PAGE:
- The Washington Times - Thursday, September 17, 2020

Triggering hatred and fear is the road well-traveled in the nation’s capital, and sometimes regardless who’s occupying the White House and or holding the reins of the House and the Senate, and regardless of whether it’s a presidential election year or not.

2020 is no different.

The Republican nominees, Donald Trump and Mike Pence, and their Democratic counterparts, Joe Biden and Kamala Harris, are preparing for their upcoming debates. So, as a note, in case you’re looking for candor and civility, look to Mr. Pence, who likely will be the lone grownup at the debate podiums. Even on such gnawing issues as D.C. statehood and congressional voting rights.

“The fact that more than half a million Americans living in the District of Columbia are denied a single voting representative in Congress is clearly a historic wrong,” Mr. Pence in the spring of 2007 as a member of the House.

“The single overreaching principle of the American founding was that laws should be based upon the consent of the governed,” he said. “It is inconceivable to me that our founders would have been willing to accept the denial of representation to so great a throng of Americans in perpetuity.”



Applause for his sincerity, deliberative thought and nod to constitutional law.

Congress can grant voting rights to the District, but cannot summarily grant statehood. For statehood, the legally registered voters of the States, as in “the governed,” get a chance to say yea or nay.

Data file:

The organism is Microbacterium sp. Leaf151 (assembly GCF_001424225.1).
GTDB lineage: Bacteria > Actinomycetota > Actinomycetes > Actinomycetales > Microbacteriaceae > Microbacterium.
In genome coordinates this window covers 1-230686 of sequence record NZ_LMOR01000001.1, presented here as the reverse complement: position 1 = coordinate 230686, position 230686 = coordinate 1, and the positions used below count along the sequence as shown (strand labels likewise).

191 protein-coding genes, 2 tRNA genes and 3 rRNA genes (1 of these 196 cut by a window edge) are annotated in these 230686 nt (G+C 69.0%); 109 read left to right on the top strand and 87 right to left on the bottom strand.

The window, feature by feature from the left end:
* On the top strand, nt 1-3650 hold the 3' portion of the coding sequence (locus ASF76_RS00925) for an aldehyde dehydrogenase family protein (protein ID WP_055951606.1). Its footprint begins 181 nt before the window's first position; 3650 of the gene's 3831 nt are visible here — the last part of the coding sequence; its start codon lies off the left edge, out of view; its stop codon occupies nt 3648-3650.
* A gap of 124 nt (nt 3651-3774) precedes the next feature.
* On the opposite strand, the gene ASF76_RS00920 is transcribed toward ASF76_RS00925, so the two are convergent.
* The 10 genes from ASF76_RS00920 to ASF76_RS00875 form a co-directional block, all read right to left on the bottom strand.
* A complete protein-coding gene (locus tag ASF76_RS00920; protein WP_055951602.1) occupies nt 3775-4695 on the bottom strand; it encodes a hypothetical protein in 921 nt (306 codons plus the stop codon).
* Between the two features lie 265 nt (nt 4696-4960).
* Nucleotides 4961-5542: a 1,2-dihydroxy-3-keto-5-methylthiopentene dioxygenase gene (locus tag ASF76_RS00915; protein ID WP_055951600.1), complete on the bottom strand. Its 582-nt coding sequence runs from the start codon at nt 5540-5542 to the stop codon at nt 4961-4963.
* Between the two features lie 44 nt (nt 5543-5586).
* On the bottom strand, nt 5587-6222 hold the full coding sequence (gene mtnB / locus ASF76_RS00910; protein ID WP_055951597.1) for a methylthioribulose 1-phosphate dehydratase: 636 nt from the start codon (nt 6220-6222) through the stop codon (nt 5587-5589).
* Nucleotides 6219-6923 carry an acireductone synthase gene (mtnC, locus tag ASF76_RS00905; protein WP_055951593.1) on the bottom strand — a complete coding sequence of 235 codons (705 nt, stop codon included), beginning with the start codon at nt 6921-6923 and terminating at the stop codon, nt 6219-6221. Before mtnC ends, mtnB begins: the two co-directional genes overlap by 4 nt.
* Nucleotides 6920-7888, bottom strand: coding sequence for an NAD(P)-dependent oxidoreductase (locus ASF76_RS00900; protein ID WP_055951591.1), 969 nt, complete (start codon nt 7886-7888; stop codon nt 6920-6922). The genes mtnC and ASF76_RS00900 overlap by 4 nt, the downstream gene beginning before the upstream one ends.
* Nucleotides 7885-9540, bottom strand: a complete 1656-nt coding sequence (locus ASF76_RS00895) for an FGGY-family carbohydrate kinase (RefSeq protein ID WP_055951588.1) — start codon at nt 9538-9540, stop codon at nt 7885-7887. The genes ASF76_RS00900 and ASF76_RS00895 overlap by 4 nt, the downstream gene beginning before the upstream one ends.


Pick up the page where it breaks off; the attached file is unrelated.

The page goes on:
The last consequential debates about statehood involved Alaska and Hawaii, and national security concerns were in order. The country was still recovering from Japan’s attack on Pearl Harbor and World War II, and Alaska’s proximity to the USSR was too close for comfort.

So the then-leaders of the Senate and the House, Sen. Lyndon Baines Johnson and Rep. Sam Rayburn, both Democrats, compromised. The two Texans agreed that pushing statehood for both at the same time would be appealing to Dems and the GOP.

And so it was: Alaska joined the union in January 1959 and Hawaii in August. The two new states, in a way, cancelled each other.

In the District, there’s no question which way the political winds will blow, as if voters and other residents are still indebted to John F. Kennedy for its first presidential pick.

So, even though D.C. voting-rights supporter Mr. Pence is no longer a member of the House, don’t count on Mr. Biden and Ms. Harris using their precious podium time during the debates to fight for ol’ D.C.

Prime-time TV viewing is too valuable to waste when triggering fear and hatred amid partisan fire.

Deborah Simmons can be contacted at dsimmons@washingtontimes.com.

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